Day 3 of deliberations ends without a verdict

By JOËLLE POULIOT, The Gazette, July 2

ST. JÉRÔME – The jury in the Guy Turcotte murder trial has concluded its third day of deliberations. On Saturday afternoon, the jury asked Judge Marc David for testimony recordings.

Turcotte, a former cardiologist at Hotel-Dieu Hospital in St. Jerome, faces two charges of first-degree murder for the murders of his children, Olivier, 5, and Anne-Sophie, 3, in a heartbreaking trial that began in April and has been attended daily by his estranged wife, Isabelle Gaston, also a physician.

The request, submitted to the judge at 2:45 p.m., was for a copy of the recordings of testimony by Guy Turcotte and Jacques Talbot, the psychiatrist who saw Turcotte at the Philippe Pinel Institute after his arrest for first-degree murder.

Turcotte’s testimony lasted eight days in the 10-week trial, Talbot’s lasted one day.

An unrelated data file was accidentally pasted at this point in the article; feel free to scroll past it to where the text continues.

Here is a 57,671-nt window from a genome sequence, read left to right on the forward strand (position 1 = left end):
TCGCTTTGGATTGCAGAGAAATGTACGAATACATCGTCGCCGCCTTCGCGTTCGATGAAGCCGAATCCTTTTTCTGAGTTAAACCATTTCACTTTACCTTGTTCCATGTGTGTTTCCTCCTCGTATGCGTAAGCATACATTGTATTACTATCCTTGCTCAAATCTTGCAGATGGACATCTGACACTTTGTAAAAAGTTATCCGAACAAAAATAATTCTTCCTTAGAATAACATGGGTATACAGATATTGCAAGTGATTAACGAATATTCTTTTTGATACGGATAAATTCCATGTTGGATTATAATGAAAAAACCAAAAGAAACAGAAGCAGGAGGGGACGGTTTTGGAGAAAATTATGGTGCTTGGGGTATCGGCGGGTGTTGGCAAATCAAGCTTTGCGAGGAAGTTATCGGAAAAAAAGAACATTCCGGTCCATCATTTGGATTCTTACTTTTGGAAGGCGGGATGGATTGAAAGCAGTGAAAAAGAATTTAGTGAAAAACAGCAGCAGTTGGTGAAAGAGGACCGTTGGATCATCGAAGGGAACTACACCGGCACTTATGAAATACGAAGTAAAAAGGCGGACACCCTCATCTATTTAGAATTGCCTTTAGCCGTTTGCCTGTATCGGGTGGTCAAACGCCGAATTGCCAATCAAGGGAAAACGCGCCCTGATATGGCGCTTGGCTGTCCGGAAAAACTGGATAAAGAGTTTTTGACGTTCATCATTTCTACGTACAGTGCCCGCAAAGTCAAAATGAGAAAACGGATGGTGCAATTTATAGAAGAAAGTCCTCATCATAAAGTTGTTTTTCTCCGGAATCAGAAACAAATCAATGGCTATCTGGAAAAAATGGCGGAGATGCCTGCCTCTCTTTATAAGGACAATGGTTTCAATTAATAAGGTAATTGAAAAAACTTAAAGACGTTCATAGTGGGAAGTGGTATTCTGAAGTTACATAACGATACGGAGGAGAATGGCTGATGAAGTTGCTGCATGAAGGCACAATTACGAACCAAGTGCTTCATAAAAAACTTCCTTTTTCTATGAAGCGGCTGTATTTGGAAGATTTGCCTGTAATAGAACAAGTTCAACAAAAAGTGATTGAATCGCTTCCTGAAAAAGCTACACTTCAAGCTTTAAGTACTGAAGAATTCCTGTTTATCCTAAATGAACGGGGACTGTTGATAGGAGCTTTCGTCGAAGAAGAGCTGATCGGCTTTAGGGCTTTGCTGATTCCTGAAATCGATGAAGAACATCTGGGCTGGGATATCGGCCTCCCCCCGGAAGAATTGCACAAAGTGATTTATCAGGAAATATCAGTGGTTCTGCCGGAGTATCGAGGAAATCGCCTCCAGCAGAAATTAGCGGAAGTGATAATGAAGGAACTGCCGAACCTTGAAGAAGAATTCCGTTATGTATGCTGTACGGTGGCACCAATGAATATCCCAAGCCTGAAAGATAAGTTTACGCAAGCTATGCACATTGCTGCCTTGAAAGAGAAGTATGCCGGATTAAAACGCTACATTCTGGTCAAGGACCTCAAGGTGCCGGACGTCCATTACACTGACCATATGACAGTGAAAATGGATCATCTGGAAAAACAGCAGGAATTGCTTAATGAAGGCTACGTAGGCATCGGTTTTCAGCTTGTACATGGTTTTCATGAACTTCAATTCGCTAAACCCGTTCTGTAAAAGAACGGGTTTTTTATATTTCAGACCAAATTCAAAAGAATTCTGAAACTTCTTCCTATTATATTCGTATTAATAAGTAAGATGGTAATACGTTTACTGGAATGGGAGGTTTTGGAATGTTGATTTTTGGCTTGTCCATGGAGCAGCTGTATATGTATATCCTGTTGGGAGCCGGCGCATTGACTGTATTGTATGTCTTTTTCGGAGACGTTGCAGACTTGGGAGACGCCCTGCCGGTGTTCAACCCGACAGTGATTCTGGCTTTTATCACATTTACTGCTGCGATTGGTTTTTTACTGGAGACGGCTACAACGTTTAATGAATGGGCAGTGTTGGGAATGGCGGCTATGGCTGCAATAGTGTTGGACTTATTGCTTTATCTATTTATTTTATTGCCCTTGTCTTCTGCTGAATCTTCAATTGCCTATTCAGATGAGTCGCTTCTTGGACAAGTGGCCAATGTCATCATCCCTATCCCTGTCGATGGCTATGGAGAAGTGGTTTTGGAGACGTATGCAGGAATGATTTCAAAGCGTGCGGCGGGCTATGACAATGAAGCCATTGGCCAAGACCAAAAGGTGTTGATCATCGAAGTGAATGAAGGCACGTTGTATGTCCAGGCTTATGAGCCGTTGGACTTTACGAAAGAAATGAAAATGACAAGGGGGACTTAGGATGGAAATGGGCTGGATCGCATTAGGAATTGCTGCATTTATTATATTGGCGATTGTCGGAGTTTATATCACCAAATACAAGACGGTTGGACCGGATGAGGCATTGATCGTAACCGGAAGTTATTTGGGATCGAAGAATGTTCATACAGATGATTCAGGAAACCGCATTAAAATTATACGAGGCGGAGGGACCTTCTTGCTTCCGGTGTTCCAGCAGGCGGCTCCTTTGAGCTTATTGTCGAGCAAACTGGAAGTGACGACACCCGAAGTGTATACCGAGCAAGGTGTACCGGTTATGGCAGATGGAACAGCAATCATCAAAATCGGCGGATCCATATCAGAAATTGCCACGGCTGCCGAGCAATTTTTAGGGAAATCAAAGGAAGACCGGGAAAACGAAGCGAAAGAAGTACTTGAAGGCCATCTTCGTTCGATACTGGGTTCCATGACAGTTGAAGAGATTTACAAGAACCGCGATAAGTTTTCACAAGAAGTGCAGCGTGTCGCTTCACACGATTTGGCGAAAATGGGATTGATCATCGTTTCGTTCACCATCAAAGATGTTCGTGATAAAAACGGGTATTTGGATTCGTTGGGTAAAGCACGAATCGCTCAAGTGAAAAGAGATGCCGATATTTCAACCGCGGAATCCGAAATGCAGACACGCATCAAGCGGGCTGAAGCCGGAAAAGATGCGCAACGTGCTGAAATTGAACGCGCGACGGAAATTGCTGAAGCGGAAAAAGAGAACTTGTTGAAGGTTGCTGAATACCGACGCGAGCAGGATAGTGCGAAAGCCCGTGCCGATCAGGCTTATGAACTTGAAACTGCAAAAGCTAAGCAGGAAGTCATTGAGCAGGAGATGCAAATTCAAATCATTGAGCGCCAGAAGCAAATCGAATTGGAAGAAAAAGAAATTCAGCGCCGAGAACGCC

Judge David instructed the jury about the procedure they should follow while watching the recordings.

“When you listen to these testimonies again, you must do it fairly. If you watch an excerpt in particular, you must watch everything else that is likely to explain, to mitigate or to put that excerpt into context,” David said.

“Good luck in the continuation of your deliberations.”

The recordings handed to the jury do not include parts from the trial that occurred while the jury was out of the courtroom.

Judge David gave four verdict options in his instructions to the jury before the deliberations started Thursday morning.

If the jury decides the crime was premeditated with a motive of revenge, Turcotte will be found guilty of first-degree murder. If it determines Turcotte meant to kill his children, but there are doubts about whether the act was premeditated, he could be convicted of second-degree murder.

Turcotte could also be found guilty of involuntary homicide, or manslaughter, if there is reasonable doubt that mental instability or the poisonous windshield fluid he drank affected his intention on the night of the murders.

The fourth verdict possibility is that the jury declare him not criminally responsible for death of his children, which is the position Turcotte’s lawyers argued during the trial.

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